• Aquariums
    Since the basic concept of the symbol for an aquarium always has to be marine life, we try to emphasize what is particular to each institution. Some of the aquariums have also presented us with the chance to use design thinking to create bold expressions in space. 
    Lisbon Aquarium
    This aquarium, originally built for Expo '98, is dedicated to the sea life of the open ocean and houses a vast array of marine creatures.
  • A tile mural some five stories high graces the most visible side of the Lisbon Aquarium. From a distance it appears to depict almost photographic images of marine life. Viewed close-up, the images dissolve, becoming an abstract tapestry of classic Portuguese ceramic tile patterns. Over 54,000 individual tiles were used to make up the computer-analyzed pixilated images.
  • Osaka Oceanarium
    This aquarium – the world's largest – is focused on the sea life around "The Ring of Fire," the basin around the Pacific Ocean where moving plate tectonics cause a large number of earthquakes and volcanic activity.
  • The tile murals on the large exterior walls act as a focal point for a large development area on the city's waterfront. The mural is composed of hundreds of thousands of small and colorful tiles. The imagery relates to the aquarium's overall theme, "The Ring of Fire," the hot spots of marine life surrounding the Pacific Ocean.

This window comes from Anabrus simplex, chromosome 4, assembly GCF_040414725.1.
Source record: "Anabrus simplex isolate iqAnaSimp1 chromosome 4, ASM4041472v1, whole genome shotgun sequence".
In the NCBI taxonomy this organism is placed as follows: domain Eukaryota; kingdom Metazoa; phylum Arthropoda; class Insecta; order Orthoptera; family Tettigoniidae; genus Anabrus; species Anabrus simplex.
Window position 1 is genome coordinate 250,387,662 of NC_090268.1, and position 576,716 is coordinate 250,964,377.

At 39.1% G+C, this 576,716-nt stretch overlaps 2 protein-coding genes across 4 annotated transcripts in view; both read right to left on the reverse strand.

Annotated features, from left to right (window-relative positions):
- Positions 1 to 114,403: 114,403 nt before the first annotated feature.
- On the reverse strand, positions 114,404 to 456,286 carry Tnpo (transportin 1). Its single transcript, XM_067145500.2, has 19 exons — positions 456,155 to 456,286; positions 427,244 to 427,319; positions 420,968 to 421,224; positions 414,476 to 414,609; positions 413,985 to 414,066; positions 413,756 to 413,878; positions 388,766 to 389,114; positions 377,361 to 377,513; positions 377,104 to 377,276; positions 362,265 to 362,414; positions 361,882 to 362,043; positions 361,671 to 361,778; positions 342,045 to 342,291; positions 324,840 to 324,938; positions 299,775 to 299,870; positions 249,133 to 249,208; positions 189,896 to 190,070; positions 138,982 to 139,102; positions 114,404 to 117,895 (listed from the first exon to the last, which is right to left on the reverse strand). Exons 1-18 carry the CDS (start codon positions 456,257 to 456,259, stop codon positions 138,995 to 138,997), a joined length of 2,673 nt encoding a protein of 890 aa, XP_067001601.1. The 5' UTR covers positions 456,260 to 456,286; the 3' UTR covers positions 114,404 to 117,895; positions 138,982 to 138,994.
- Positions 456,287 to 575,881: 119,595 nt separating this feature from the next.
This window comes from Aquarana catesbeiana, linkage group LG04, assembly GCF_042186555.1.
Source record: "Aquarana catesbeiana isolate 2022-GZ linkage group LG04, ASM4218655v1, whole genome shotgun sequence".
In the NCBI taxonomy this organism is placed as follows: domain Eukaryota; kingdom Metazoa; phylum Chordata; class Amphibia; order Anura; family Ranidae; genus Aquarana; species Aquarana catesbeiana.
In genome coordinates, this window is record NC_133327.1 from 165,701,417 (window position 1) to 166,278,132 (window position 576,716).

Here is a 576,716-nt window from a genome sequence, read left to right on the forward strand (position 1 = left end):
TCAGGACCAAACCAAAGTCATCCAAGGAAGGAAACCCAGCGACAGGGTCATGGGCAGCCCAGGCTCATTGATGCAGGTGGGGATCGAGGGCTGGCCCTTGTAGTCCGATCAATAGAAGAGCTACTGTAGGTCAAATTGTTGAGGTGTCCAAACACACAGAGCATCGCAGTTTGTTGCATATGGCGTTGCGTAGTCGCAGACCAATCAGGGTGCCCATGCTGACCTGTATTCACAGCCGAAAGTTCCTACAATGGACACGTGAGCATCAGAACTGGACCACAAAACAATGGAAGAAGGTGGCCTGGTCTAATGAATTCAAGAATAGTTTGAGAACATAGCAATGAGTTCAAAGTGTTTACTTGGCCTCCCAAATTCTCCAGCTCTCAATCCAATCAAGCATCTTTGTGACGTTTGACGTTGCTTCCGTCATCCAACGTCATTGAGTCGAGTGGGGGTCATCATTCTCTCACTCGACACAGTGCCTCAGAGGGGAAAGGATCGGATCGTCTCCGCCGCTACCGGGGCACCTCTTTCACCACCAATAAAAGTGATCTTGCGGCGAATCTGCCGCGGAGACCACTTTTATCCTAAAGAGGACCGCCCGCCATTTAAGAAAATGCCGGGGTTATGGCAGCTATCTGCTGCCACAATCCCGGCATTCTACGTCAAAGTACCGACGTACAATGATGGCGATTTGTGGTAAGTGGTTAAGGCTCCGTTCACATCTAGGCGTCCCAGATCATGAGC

• New England Aquarium
    This popular Boston attraction is considered one of the first modern aquariums. The symbol simply reflects the mission "to present, promote and protect the world of water."
  • Tennessee Aquarium
    This aquarium is focused on the abundant fresh water fish, bird, and animal life of Tennessee's rivers and their tributaries.
  • For the interior ceiling we developed a pattern of  continually flowing light to let the visitors feel as though they were underwater themselves.
  • National Aquarium in Baltimore
    This famous aquarium was originally conceived to focus on both water and fish. The symbol combines these two elements in a dynamic relationship.
  • The huge serrated walls in the entrance lobby convey one image to entering visitors and a completely different image to those exiting.